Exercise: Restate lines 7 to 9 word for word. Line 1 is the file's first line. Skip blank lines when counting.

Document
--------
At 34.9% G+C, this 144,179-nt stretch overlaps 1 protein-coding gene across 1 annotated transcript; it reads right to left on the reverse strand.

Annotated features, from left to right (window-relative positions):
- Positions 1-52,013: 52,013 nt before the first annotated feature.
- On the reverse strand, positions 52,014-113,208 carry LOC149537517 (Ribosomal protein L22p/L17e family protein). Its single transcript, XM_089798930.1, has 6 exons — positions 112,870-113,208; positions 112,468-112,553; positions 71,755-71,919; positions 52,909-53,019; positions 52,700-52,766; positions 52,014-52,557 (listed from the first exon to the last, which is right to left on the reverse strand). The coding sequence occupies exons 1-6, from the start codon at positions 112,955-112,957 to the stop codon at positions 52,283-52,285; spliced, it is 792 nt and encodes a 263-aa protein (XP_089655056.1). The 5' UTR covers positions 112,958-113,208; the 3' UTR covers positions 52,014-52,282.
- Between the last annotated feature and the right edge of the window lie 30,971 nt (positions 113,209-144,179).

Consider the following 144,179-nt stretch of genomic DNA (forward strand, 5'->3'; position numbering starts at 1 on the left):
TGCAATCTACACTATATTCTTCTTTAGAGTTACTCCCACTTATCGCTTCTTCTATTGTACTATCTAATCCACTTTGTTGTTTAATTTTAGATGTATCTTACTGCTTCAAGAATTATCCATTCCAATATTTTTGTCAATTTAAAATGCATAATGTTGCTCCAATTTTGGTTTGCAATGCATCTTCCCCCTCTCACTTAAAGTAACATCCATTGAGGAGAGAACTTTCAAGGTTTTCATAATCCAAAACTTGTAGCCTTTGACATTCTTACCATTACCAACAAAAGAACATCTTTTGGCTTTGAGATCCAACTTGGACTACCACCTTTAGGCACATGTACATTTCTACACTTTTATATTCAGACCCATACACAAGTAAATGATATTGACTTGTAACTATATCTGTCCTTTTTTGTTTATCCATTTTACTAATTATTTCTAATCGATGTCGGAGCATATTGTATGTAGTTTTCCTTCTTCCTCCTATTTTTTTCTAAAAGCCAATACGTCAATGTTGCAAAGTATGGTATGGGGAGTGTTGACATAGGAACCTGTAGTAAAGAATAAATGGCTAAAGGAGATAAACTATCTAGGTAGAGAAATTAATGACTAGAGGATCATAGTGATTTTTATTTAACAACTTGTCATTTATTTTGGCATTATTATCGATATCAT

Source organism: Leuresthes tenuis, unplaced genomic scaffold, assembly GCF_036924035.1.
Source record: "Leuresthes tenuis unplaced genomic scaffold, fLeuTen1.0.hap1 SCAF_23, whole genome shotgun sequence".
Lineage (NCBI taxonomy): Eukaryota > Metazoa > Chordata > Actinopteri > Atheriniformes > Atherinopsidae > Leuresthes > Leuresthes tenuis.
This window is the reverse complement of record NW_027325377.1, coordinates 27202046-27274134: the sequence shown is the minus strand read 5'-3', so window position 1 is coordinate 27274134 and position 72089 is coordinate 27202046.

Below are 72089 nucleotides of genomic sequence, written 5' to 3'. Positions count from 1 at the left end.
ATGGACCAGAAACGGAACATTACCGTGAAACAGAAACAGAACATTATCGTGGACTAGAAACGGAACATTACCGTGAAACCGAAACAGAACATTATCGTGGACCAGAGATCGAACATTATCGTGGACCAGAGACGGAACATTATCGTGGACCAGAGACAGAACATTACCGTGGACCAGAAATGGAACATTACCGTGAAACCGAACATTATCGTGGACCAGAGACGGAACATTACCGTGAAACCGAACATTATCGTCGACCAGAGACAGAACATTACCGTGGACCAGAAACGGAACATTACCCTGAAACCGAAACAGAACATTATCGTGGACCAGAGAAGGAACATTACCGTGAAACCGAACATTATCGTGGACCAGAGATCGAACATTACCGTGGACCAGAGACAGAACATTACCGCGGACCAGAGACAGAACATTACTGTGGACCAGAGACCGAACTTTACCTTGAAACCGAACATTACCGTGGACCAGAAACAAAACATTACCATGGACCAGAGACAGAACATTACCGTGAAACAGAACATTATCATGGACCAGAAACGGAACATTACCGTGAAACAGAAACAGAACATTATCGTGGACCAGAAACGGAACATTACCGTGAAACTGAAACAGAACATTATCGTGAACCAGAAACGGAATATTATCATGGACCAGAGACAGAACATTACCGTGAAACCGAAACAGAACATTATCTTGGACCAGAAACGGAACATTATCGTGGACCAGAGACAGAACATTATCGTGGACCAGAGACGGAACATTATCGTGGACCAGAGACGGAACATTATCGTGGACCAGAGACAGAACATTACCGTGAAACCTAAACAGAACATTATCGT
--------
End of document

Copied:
TGCAATCTACACTATATTCTTCTTTAGAGTTACTCCCACTTATCGCTTCTTCTATTGTACTATCTAATCCACTTTGTTGTTTAATTTTAGATGTATCTTACTGCTTCAAGAATTATCCATTCCAATATTTTTGTCAATTTAAAATGCATAATGTTGCTCCAATTTTGGTTTGCAATGCATCTTCCCCCTCTCACTTAAAGTAACATCCATTGAGGAGAGAACTTTCAAGGTTTTCATAATCCAAAACTTGTAGCCTTTGACATTCTTACCATTACCAACAAAAGAACATCTTTTGGCTTTGAGATCCAACTTGGACTACCACCTTTAGGCACATGTACATTTCTACACTTTTATATTCAGACCCATACACAAGTAAATGATATTGACTTGTAACTATATCTGTCCTTTTTTGTTTATCCATTTTACTAATTATTTCTAATCGATGTCGGAGCATATTGTATGTAGTTTTCCTTCTTCCTCCTATTTTTTTCTAAAAGCCAATACGTCAATGTTGCAAAGTATGGTATGGGGAGTGTTGACATAGGAACCTGTAGTAAAGAATAAATGGCTAAAGGAGATAAACTATCTAGGTAGAGAAATTAATGACTAGAGGATCATAGTGATTTTTATTTAACAACTTGTCATTTATTTTGGCATTATTATCGATATCAT

Source organism: Leuresthes tenuis, unplaced genomic scaffold, assembly GCF_036924035.1.
Source record: "Leuresthes tenuis unplaced genomic scaffold, fLeuTen1.0.hap1 SCAF_23, whole genome shotgun sequence".